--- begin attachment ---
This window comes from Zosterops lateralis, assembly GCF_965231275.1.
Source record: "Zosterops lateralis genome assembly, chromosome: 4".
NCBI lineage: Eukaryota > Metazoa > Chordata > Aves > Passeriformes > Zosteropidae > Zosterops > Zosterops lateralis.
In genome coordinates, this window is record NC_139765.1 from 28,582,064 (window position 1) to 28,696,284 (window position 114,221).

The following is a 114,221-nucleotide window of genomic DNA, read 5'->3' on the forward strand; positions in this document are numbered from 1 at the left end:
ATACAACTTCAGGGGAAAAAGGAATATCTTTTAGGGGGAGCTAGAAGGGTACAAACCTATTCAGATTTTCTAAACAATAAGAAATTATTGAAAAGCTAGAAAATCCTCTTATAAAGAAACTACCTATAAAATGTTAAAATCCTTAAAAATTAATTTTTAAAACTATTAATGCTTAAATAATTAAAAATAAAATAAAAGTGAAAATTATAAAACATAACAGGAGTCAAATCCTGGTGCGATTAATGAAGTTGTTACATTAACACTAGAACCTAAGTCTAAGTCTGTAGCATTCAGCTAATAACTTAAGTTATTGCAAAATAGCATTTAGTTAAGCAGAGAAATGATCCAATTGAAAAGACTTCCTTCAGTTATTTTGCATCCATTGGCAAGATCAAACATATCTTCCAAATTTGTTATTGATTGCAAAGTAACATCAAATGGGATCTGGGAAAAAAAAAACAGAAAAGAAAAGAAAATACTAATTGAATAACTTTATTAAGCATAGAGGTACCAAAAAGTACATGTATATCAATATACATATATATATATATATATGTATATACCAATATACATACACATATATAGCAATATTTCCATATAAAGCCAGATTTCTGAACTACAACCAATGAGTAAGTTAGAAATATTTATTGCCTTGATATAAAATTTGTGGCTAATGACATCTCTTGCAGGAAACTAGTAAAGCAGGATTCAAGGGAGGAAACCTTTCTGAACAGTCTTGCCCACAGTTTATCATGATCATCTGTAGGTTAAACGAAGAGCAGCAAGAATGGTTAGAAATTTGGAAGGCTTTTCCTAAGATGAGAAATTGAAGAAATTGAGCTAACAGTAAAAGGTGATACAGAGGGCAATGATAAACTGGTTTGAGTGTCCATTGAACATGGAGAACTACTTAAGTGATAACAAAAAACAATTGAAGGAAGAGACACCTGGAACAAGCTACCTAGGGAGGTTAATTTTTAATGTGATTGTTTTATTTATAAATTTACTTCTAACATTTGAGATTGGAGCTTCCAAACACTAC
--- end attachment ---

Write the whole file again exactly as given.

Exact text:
This window comes from Zosterops lateralis, assembly GCF_965231275.1.
Source record: "Zosterops lateralis genome assembly, chromosome: 4".
NCBI lineage: Eukaryota > Metazoa > Chordata > Aves > Passeriformes > Zosteropidae > Zosterops > Zosterops lateralis.
In genome coordinates, this window is record NC_139765.1 from 28,582,064 (window position 1) to 28,696,284 (window position 114,221).

The following is a 114,221-nucleotide window of genomic DNA, read 5'->3' on the forward strand; positions in this document are numbered from 1 at the left end:
ATACAACTTCAGGGGAAAAAGGAATATCTTTTAGGGGGAGCTAGAAGGGTACAAACCTATTCAGATTTTCTAAACAATAAGAAATTATTGAAAAGCTAGAAAATCCTCTTATAAAGAAACTACCTATAAAATGTTAAAATCCTTAAAAATTAATTTTTAAAACTATTAATGCTTAAATAATTAAAAATAAAATAAAAGTGAAAATTATAAAACATAACAGGAGTCAAATCCTGGTGCGATTAATGAAGTTGTTACATTAACACTAGAACCTAAGTCTAAGTCTGTAGCATTCAGCTAATAACTTAAGTTATTGCAAAATAGCATTTAGTTAAGCAGAGAAATGATCCAATTGAAAAGACTTCCTTCAGTTATTTTGCATCCATTGGCAAGATCAAACATATCTTCCAAATTTGTTATTGATTGCAAAGTAACATCAAATGGGATCTGGGAAAAAAAAAACAGAAAAGAAAAGAAAATACTAATTGAATAACTTTATTAAGCATAGAGGTACCAAAAAGTACATGTATATCAATATACATATATATATATATATATGTATATACCAATATACATACACATATATAGCAATATTTCCATATAAAGCCAGATTTCTGAACTACAACCAATGAGTAAGTTAGAAATATTTATTGCCTTGATATAAAATTTGTGGCTAATGACATCTCTTGCAGGAAACTAGTAAAGCAGGATTCAAGGGAGGAAACCTTTCTGAACAGTCTTGCCCACAGTTTATCATGATCATCTGTAGGTTAAACGAAGAGCAGCAAGAATGGTTAGAAATTTGGAAGGCTTTTCCTAAGATGAGAAATTGAAGAAATTGAGCTAACAGTAAAAGGTGATACAGAGGGCAATGATAAACTGGTTTGAGTGTCCATTGAACATGGAGAACTACTTAAGTGATAACAAAAAACAATTGAAGGAAGAGACACCTGGAACAAGCTACCTAGGGAGGTTAATTTTTAATGTGATTGTTTTATTTATAAATTTACTTCTAACATTTGAGATTGGAGCTTCCAAACACTAC